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I was at the United Nations on Friday when President Abbas made his speech demanding full recognition of Palestine as a state with the borders as they existed just before the Jordanians and Palestinians attacked Israel. In other words he wants a “do over.” He wants the nations that attacked Israel to suffer no consequences for their attempt to destroy the Jewish State. He wants to get back The Western Wall, The Jewish Quarter, and the access road to Hebrew University. Only then will he begin negotiations from this position of strength. But why then negotiate if the UN gives him more than he can possibly get through negotiation? Will he be in a position to seek less from Israel than what the UN gave him? Will he survive if he is seen as less Palestinian than the UN? Abbas blamed Israel for the self-inflicted wound the Palestinians cynically call the Nakba (the catastrophe). He denied the Jewish history of the land of Israel and he quoted with approval his terrorist predecessor Arafat. He refused to acknowledge Israel’s legitimate security needs. Abbas’s message, in sum, left little or no room for further compromise.
I also sat in the General Assembly as Israel’s Prime Minister Benjamin Netanyahu offered to begin negotiations with Abbas, with absolutely no preconditions, in New York, at the United Nations, that very day. He said he would come to Ramallah to negotiate with him or keep the door of his Jerusalem office open. He did not even require as a precondition to negotiations that the Palestinians acknowledge what the UN recognized in 1947—namely, that Israel is the nation-state of the Jewish people.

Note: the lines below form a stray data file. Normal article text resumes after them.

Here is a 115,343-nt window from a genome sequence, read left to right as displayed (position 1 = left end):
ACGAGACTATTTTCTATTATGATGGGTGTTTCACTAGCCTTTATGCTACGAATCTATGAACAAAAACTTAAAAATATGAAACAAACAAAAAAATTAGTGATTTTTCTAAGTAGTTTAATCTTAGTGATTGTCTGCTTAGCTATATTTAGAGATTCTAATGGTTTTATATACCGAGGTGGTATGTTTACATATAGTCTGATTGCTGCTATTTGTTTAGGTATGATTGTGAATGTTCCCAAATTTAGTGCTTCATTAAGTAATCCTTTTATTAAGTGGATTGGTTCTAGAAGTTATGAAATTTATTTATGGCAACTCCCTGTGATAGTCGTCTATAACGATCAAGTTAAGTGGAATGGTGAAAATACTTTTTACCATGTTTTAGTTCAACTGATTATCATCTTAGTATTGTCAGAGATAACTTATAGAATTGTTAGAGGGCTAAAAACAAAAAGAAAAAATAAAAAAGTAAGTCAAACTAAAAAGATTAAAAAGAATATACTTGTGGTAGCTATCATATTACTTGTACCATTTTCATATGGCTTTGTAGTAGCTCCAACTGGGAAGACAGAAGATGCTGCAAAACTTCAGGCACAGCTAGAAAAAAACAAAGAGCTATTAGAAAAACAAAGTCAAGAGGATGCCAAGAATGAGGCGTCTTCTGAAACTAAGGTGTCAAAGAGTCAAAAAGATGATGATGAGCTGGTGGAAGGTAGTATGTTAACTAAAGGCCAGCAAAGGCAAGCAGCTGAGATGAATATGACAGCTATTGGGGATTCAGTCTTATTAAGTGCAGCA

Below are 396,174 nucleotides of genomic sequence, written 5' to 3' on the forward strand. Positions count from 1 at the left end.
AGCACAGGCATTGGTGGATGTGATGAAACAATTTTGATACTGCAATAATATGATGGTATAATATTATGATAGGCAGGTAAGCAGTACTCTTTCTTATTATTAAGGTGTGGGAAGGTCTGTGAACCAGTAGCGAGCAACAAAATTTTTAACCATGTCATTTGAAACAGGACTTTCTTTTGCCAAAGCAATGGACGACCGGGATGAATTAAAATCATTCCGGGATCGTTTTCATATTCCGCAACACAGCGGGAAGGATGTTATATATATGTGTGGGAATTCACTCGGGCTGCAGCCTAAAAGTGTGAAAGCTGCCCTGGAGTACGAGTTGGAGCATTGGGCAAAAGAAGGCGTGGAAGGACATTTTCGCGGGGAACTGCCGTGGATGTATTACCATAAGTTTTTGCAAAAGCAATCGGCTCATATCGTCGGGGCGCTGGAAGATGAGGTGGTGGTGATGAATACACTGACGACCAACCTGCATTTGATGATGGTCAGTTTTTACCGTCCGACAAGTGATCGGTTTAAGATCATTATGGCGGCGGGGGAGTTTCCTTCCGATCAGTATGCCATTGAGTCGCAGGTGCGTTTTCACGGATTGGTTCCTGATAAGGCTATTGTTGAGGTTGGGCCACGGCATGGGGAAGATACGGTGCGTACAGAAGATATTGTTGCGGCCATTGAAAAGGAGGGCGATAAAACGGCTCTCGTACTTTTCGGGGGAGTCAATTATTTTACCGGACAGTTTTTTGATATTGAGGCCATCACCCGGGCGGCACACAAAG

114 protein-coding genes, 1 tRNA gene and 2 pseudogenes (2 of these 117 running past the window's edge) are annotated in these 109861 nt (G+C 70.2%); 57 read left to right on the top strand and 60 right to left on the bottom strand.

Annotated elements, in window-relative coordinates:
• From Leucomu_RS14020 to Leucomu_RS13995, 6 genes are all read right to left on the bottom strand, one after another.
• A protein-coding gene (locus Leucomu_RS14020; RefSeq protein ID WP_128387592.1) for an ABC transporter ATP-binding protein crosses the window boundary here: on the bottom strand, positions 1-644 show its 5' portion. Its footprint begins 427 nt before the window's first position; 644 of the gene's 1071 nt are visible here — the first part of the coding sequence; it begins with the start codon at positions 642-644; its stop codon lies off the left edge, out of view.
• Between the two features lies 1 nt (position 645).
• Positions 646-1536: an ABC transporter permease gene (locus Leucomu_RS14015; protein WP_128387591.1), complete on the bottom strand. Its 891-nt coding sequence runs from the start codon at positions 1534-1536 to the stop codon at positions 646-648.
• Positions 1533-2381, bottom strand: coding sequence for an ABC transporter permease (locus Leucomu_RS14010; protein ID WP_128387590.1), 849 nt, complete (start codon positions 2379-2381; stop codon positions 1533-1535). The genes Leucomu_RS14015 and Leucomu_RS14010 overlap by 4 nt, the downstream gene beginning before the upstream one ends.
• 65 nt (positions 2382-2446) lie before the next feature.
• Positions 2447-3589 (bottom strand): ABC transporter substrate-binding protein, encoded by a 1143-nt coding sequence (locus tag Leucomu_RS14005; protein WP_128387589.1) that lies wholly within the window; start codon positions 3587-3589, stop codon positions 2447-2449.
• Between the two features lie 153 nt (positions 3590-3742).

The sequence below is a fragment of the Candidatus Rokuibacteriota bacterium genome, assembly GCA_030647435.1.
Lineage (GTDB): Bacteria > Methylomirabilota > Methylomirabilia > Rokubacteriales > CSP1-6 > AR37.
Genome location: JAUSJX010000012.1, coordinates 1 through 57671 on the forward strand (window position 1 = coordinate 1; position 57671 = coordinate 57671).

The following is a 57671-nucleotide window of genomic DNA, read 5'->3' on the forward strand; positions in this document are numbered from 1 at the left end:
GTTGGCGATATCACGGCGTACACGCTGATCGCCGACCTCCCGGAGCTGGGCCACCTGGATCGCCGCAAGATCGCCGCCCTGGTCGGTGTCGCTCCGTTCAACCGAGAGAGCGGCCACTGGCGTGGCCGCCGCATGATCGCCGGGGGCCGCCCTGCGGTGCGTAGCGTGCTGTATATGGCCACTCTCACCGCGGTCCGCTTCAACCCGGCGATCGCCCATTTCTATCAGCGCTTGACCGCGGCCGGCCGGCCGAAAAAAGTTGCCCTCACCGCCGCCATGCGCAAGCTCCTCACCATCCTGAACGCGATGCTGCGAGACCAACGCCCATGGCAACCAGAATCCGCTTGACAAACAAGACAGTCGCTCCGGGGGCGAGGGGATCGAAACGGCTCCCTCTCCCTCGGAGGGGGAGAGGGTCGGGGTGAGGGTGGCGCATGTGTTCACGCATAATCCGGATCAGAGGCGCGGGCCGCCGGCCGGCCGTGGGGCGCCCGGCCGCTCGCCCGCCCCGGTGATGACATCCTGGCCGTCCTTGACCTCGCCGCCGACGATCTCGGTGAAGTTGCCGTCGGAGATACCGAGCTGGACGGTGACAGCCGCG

Although many in the international communities and on the editorial pages of newspapers claim that Abbas wants to negotiate a two-state solution, while Netanyahu has refused to do so, the truth was on full and open display at the General Assembly on Friday: Netanyahu wants to negotiate a peace now, whereas Abbas wants to win recognition from the United Nations before any negotiations begin. As Netanyahu put it: “Let’s stop negotiating about negotiating and let’s just start negotiating right now.”
If the Palestinians accept Netanyahu’s offer to negotiate a peaceful two-state solution, it will get a real state on the ground—a state that Israel, the United States, and the rest of the international community will recognize. It will not be on the pre-1967 borders because the Palestinians are not entitled to such borders and because such borders are not conducive to peace, but it will be close. The Palestinians will get a viable state and Israel will get a secure state.
If, on the other hand, the UN were to reward nearly a century of Palestinian rejectionism and violence by simply turning the clock back to 1967 (or 1947), it will be encouraging more cost-free rejectionism and violence. The Palestinians must pay a price for the thousands of lives their rejectionism and violence have caused. The price must not be so heavy as to preclude peace, but it must be heavy enough to deter war.
This article originally appeared in The New Republic.
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